Gilmer streets alive during Yamboree Festival
By by Reese Gordon email@example.com
Oct. 17, 2013 at 11 p.m.
GILMER - Carnival rides and live music had the streets of Gilmer buzzing Thursday as the annual East Texas Yamboree Festival got underway.
Margo Trotter said she loves this time of year because it puts extra money in her pocket. She is one of many licensed vendors who sells yam sweet potatoes and other produce every year during the festival.
"The people here love sweet potatoes, and they love turkey legs," she said. "This weekend, I'm going to sell about 500 or 600 boxes of sweet potatoes."
While Trotter said she travels to Grand Saline to purchase her yams, she said it once was a popular item grown in Gilmer, and its prevalence led to the creation of the Yamboree.
According to Yamboree.com, Gilmer Chamber of Commerce Manager Brogoitti established the festival in 1935 - when yams were a cash crop for farmers in and around the town.
"Nobody grows them here anymore," Trotter said. "They stopped that many years ago."
She said the festival has brought people to Gilmer from across the United States and abroad.
"We've had people come from Chicago, New York, Africa, Canada, as well as Dallas and Houston," she said.
Terry Henson said Thursday that she has been attending the festival for as long as she can remember.
"I grew up in Gilmer and I don't think I've ever missed one since I've been born," she said. "Everybody comes and gets together. I had a friend who I went to school and she lives in Dallas now, but she's coming back for the Yamboree."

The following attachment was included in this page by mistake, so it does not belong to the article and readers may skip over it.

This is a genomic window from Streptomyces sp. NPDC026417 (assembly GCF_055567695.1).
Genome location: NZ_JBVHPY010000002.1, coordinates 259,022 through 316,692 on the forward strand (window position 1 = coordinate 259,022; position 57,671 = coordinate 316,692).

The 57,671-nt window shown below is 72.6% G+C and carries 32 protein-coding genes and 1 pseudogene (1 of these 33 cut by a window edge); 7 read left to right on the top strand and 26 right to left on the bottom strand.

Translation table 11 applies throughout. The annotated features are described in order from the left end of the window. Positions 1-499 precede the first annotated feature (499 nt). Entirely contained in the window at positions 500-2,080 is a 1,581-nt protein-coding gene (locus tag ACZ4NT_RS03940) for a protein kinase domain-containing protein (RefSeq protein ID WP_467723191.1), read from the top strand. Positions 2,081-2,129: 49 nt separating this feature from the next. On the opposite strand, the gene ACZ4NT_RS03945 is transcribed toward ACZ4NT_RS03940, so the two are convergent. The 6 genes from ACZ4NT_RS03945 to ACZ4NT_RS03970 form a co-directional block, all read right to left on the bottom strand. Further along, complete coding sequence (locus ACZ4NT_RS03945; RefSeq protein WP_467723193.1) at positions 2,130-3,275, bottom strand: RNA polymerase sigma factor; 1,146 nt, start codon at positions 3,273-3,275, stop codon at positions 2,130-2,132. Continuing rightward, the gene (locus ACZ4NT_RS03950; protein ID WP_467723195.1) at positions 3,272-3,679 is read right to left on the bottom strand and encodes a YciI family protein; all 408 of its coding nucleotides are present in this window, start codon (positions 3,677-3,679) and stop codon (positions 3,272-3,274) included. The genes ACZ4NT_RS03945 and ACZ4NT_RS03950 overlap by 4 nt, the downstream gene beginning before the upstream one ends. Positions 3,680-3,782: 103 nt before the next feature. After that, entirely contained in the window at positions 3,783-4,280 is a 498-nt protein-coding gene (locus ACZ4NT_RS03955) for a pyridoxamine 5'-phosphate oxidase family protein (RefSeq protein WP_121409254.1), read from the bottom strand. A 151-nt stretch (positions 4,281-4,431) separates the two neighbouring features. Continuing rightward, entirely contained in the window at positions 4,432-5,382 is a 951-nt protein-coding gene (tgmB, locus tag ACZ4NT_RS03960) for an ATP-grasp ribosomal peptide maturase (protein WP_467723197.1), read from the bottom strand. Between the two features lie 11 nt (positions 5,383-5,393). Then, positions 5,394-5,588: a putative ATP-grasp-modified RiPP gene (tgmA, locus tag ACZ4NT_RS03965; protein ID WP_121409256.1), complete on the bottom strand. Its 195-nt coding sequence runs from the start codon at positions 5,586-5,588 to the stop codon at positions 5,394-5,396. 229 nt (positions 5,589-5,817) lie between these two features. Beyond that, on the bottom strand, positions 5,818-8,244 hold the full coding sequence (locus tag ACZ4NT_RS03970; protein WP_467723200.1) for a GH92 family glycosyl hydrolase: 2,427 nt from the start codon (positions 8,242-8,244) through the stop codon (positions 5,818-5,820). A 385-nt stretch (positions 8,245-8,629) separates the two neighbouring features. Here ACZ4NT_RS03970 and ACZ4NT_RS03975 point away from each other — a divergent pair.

Karlie Carrol White, a senior at Gilmer High School, was crowned the 76th Yamboree queen and will be at the forefront of the Queen's Parade at 11 a.m. Saturday.
In addition to the pageantry of the festival, the Yamboree has also served to help members of the community.
Proceeds from previous Yamborees helped Gilmer resident Patricia Davis move into a new home.
"I got a (Habitat for Humanity) house nine or 10 years ago," she said. "For three and a half years at Yamboree, a friend of ours had a concession stand that sold turkey legs and funnel cakes. They gave us half of what they made to help me get my house. That's what Yamboree is all about."
Davis said she has been involved with the East Texas Yamboree for 35 years.
Her daughter, Paula Gentry, is the Pct. 1 commissioner in Upshur County.
Gentry said she moved back to Gilmer 19 years ago during Yamboree weekend and sells her own yam treats, including a sweet potato bread she bakes in coffee cans.
"I've been doing the bread for three years for the Yamboree," she said. "I've been making sweet potato pie for three years as well. I started doing this 12 years ago so I would have Christmas money."
Gentry said her three favorite food items at the Yamboree are turkey legs, funnel cake and roasted ears of corn.